**observed value** (**realization**): value of a particular draw of a random variable.

Equal probability of landing on \(1,2,3,4,5,6\)

Imagine the

**random variable**as a box containing all possible values of a die roll on ticketsA roll of the die would be a

**realization**

- E.g. \(Y * X = Z\); where \(Y\) is \(-1,1\) based on a coin flip and \(X\) is \(1,2,3,4,5,6\) based on die roll.

- If \(X\) is a random draw from a box of numbered tickets, then \(E(X)\) is the mean of the tickets in the box
- Any
**realization**of the random variable may be above or below the**expected value**

\(X\) and \(Y\) are random variables.

- If you know the value of \(X\)
**and**the chances of \(Y\) taking on a specific value depends on that value of \(X\), \(X\) and \(Y\) are**dependent** - If you know the value of \(X\)
**and**the chances of \(Y\) taking on a specific value do not depend on that value of \(X\), \(X\) and \(Y\) are**independent**

X |
Y |
---|---|

1 | 1 |

1 | 2 |

1 | 3 |

3 | 1 |

3 | 2 |

3 | 3 |

X |
Y |
---|---|

1 | 1 |

1 | 2 |

1 | 3 |

3 | 2 |

3 | 2 |

3 | 3 |

We often have

**data variables**: lists of numbers**random variables**are chance processes for generating numbers- permit us to use chance process to draw inferences

to treat

**data variables**as**random variables**need a**model**for data generating processour models may be good descriptions of chance procedure, or not.

- Expected value of a random variable is a
**parameter**- in our examples (e.g. fair die), we have known it
- usually, we
**want**to estimate it

**statistics**(e.g., sample mean) let us draw inferences about**parameters**from the data.

\[\sum\limits_{i=1}^{n}S_i\]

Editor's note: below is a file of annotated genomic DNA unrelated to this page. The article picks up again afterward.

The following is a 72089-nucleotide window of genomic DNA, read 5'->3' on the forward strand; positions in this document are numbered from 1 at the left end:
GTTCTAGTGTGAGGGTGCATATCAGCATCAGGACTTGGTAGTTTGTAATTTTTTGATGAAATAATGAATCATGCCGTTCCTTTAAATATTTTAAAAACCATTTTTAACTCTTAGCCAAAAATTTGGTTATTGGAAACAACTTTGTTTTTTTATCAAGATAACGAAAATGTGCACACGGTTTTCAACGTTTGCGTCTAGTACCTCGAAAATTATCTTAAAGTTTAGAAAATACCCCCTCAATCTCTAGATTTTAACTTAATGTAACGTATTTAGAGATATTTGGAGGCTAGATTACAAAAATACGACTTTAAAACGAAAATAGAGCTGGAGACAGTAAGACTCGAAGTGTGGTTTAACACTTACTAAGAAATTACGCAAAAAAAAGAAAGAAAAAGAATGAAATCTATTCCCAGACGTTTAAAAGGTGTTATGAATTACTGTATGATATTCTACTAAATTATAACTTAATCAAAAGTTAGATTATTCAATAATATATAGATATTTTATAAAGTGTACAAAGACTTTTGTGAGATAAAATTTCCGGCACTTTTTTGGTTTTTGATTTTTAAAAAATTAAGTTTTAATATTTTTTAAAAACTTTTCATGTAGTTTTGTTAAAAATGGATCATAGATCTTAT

It turns out that:

\[E\left(\sum\limits_{i=1}^{n}S_i\right) = \sum\limits_{i=1}^{n}E\left(S_i\right) = n \cdot 3.5\]

\[\frac{1}{n}\sum\limits_{i=1}^{n}E\left(S_i\right) = n \cdot 3.5 \cdot \frac{1}{n}\]

If we roll die \(n\) times and take the mean of spots, it is a random variable. The mean of the draws is, in expectation, the mean of the random variable. AND as \(n\) gets large, sample mean will approximate the box/population mean.

We can use repeated observations to estimate parameters of random variable (e.g. expected value).

We did this using independent, identically distributed random draws: good for rolling dice

\[ACE = \bar{\tau} = \frac{1}{N}\sum\limits_{i=1}^N [Y_i^1 - Y_i^0]\]

How do we solve our "missing data" problem?

Our parameter:

\[\frac{1}{N}\sum\limits_{i=1}^N [Y_i^1 - Y_i^0]\]

Our estimator:

\[\frac{1}{m}\sum\limits_{i=1}^m [Y_i^1 | Z_i = 1] - \frac{1}{N-m}\sum\limits_{i=m + 1}^N [Y_i^0 | Z_i = 0]\]

Where \(m\) units are assigned to treatment \(Z = 1\) and \(N - m\) assigned to control \(Z = 0\).

- Expected values of sample mean are equal to population mean
- Expected value of mean \(Y_i^1\) for sample in treatment equals population mean of \(Y_i^1\)
- Expected value of mean \(Y_i^0\) for sample in treatment equals population mean of \(Y_i^0\)
- Because sample means are random variables, ACE in a sample may differ from the population ACE.
- But across all possible assignments of subjects to treatment and control, the average sample ACE is the same as the population ACE
- This estimate is
**unbiased**

\[ACE =\frac{1}{N}\sum\limits_{i=1}^N [Y_i^1 - Y_i^0]\]

\[ACE =E[Y_i^1 - Y_i^0]\]

\[ACE =E[Y_i^1] - E[Y_i^0]\]

And because \(Z_i\) is randomly assigned:

\(E[Y_i^1|Z_i = 1] = E[Y_i^1|Z_i = 0] = E[Y_i^1]\) \(E[Y_i^0|Z_i = 0] = E[Y_i^0|Z_i = 1] = E[Y_i^0]\)

For us to get an **unbiased** estimate of the average causal effect, we **assume**:

**Random assignment**: units are sample at random (or as if at random) from the study group and assigned to treatment or control- Non-interference/SUTVA: each unit's outcome depends only on its treatment assignment (not on assignment of others)
- Exclusion restriction: treatment assignment only affects outcomes through receipt of treatment